I enjoyed the film and recommend it easily.  But if you don’t like westerns don’t see it.  It’s not a modern take on the old western.  It’s a normal western which is damn good to see.

SF Officer and NCO Charged with Murder? WTF

I won’t comment much on this subject at this time. But follow the links to find out more and voice your opinion where it will do the most good.

FORT BRAGG, North Carolina: From his position about 100 yards away, Master Sergeant Troy Anderson had a clear shot at the Afghan man standing outside a residential compound in a village near the Pakistan border last October. When Captain Dave Staffel, the Special Forces officer in charge, gave the order to shoot, Anderson fired a bullet into the man’s head, killing him.

In June, Staffel and Anderson were charged with premeditated murder. On Tuesday, in a rare public examination of the rules that govern the actions of Special Operations troops in Afghanistan, a military hearing will convene at Fort Bragg to weigh the evidence against the two men, both Green Berets.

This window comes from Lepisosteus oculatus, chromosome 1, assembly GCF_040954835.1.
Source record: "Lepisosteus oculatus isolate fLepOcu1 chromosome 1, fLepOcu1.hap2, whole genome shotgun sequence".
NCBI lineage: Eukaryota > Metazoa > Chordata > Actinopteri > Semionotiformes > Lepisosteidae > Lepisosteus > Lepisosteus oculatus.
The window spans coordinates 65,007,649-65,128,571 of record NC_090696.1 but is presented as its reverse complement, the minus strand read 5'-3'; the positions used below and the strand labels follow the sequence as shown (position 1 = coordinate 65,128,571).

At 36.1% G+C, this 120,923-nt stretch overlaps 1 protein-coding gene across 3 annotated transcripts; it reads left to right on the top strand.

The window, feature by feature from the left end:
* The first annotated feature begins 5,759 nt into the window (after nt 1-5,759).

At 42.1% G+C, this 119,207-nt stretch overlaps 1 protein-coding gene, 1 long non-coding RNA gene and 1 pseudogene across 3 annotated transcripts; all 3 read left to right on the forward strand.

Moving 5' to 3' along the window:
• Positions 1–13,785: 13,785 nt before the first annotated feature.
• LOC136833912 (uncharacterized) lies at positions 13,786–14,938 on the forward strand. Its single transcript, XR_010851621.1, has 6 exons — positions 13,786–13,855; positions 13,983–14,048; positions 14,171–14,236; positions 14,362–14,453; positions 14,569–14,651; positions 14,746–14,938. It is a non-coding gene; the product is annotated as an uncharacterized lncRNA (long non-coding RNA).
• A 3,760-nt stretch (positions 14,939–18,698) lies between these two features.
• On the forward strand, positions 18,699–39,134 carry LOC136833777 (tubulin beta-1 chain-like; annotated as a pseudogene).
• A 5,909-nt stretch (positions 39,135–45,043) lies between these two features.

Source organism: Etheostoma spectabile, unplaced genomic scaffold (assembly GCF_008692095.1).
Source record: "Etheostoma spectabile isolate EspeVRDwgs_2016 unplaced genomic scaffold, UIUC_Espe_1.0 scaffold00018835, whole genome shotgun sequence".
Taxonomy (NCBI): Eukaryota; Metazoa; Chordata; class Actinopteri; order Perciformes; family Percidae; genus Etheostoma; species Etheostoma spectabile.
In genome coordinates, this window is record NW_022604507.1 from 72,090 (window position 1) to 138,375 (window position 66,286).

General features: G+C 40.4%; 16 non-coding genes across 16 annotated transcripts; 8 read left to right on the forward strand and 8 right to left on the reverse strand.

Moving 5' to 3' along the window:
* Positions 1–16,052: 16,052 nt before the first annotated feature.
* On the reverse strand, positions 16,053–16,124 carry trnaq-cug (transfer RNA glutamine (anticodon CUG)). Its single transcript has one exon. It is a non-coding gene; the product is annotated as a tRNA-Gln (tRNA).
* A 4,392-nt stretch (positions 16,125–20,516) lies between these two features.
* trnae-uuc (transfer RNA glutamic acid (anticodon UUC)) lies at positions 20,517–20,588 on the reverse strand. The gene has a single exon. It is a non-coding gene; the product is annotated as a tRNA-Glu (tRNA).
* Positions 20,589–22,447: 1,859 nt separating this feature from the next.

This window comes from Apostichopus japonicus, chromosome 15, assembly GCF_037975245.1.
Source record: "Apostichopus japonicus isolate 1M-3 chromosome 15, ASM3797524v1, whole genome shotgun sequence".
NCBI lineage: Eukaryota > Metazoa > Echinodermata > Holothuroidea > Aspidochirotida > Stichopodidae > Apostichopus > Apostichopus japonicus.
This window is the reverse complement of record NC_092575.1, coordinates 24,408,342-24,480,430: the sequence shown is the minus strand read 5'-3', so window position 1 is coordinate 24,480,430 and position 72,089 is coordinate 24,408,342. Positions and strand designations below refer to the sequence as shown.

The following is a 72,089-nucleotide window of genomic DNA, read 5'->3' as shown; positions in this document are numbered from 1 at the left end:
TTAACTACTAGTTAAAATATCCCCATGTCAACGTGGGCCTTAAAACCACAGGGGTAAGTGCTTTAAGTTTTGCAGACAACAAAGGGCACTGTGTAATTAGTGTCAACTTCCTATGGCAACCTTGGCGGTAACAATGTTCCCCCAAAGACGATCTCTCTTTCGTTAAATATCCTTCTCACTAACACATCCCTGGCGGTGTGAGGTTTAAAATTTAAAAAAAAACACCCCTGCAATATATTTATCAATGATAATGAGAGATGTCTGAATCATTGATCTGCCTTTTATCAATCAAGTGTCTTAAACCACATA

The case revolves around differing interpretations of the kind of force that the Special Forces team that hunted and killed the man, Nawab Buntangyar, were allowed to use once they found him, apparently unarmed.

To the Special Forces soldiers and their 12-man detachment, the shooting, near the village of Ster Kalay, was a textbook example of a classified mission completed in accordance with the American rules of engagement. They said those rules allowed the killing of Buntangyar, whom the American Special Operations Command here has called an “enemy combatant.”

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Bin Ladin again. (shaking in boots)